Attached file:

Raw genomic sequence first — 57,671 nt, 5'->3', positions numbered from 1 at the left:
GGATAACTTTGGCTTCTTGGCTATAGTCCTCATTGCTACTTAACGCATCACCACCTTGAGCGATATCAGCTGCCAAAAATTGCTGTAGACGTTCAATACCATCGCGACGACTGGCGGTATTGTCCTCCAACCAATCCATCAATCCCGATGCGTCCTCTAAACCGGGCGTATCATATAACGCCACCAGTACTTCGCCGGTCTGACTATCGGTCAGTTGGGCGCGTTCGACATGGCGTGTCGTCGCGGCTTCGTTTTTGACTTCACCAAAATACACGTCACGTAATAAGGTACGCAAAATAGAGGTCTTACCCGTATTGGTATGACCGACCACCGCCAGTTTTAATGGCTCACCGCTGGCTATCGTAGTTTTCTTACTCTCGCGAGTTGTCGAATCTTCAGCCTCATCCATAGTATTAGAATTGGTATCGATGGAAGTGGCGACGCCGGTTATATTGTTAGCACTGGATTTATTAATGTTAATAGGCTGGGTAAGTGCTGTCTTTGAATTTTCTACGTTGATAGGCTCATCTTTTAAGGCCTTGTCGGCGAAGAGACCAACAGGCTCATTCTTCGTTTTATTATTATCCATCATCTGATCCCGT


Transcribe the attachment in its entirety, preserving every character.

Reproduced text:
Raw genomic sequence first — 57,671 nt, 5'->3', positions numbered from 1 at the left:
GGATAACTTTGGCTTCTTGGCTATAGTCCTCATTGCTACTTAACGCATCACCACCTTGAGCGATATCAGCTGCCAAAAATTGCTGTAGACGTTCAATACCATCGCGACGACTGGCGGTATTGTCCTCCAACCAATCCATCAATCCCGATGCGTCCTCTAAACCGGGCGTATCATATAACGCCACCAGTACTTCGCCGGTCTGACTATCGGTCAGTTGGGCGCGTTCGACATGGCGTGTCGTCGCGGCTTCGTTTTTGACTTCACCAAAATACACGTCACGTAATAAGGTACGCAAAATAGAGGTCTTACCCGTATTGGTATGACCGACCACCGCCAGTTTTAATGGCTCACCGCTGGCTATCGTAGTTTTCTTACTCTCGCGAGTTGTCGAATCTTCAGCCTCATCCATAGTATTAGAATTGGTATCGATGGAAGTGGCGACGCCGGTTATATTGTTAGCACTGGATTTATTAATGTTAATAGGCTGGGTAAGTGCTGTCTTTGAATTTTCTACGTTGATAGGCTCATCTTTTAAGGCCTTGTCGGCGAAGAGACCAACAGGCTCATTCTTCGTTTTATTATTATCCATCATCTGATCCCGT